Saturday, November 17, 2012

That's a fascinating lead sentence...

"With the possible exception of Ronald Reagan, there is no more revered figure in American politics than Abraham Lincoln." - The Economist, in an article on Lincoln and Obama.

It talks a lot about the movie (I'm gonna see it this week, and looking forward to it), and I know it's tough to compare anyone to Lincoln anyway, but I think they're a little hard on Obama. Anyway, I was a little surprised by that first line.


  1. That's ridiculous. Is Ronald Reagan more revered than George Washington?

  2. To suggest that Ronald Reagan might be more revered than even Lincoln is completely off the wall. Lots of people don't revere Reagan at all and it seems to me that there were guys named Truman, Eisenhower, Roosevelt and Jefferson who were all pretty well thought of.

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  4. I've been beaten to the punch, but I must share Daniel's astonishment. There is no explaining this except that the Economist is a British magazine. My guess is that they have disproportionate contact with Republicans from the US, and that's shading their impression.

    It's still ridiculous. Have they really never heard of George Washington? Do they not know that FDR is widely admired for his leadership in World War II? I would even wager that in the future, LBJ's passage of the Civil Rights Act will be more revered than anything Reagan did, but who knows.

    1. My guess is that they have disproportionate contact with Republicans from the US, and that's shading their impression.

      I think this is largely right. I would say they included him for reasons of "partisan balance" or some such thing, but Lincoln is pretty universally revered in addition to being a Republican...

  5. Reagan brought down the Soviet Union. That's what popular history is going to say for years to come, something like "Lincoln ended slavery" which people can remember easily, without all the quibbling of poly sci types and dissident historians.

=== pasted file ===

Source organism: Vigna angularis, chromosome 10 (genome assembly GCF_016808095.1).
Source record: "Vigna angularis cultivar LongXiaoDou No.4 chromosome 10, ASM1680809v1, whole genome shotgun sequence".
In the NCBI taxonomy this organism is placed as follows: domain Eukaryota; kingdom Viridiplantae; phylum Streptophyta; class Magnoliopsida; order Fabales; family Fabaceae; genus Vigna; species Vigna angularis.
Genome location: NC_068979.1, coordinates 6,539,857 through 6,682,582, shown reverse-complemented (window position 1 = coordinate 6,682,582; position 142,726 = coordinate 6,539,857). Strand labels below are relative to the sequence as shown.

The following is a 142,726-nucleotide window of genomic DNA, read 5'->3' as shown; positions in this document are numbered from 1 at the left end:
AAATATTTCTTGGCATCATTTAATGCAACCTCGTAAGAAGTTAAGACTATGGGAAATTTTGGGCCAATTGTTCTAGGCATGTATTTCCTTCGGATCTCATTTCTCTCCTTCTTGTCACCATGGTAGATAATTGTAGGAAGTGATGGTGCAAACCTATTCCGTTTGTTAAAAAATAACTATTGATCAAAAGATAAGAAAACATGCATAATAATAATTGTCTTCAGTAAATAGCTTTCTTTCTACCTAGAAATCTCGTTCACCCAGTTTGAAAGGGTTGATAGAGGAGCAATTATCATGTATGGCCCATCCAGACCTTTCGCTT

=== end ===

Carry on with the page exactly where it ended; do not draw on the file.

Yes, he had predecessors in opposing the Soviets -- Truman, Eisenhower, etc. up to Jimmy Carter -- and yes foreigners like Churchill and de Gaulle and Adenauer and Margaret Thatcher and Willy Brandt were heavily involved, and yes it was actually George H. W. Bush in the driver's seat when the USSR officially gave up the ghost. But it was Reagan who had the confidence, the assurance that communism could be beaten down in his own lifetime, that it SHOULD be beaten down, and that the military spending of the US and its foreign policy were essential tools. And he pulled it off without a war, after nearly fifty years in which a war with the Soviets was almost everyone's greatest fear.

    Okay, the purist in me wants to point out that Reagan's attack on communism wouldn't have been all that successful without the help of Mikhail Gorbachev. But what's History for, if not to lose track of such little complications?

    Reagan's going to be a leading figure in the ongoing American story for the next couple of thousand years. Like Lincoln and Washington, and better than FDR or his cousin Teddy. Trust me. Or go ask people.


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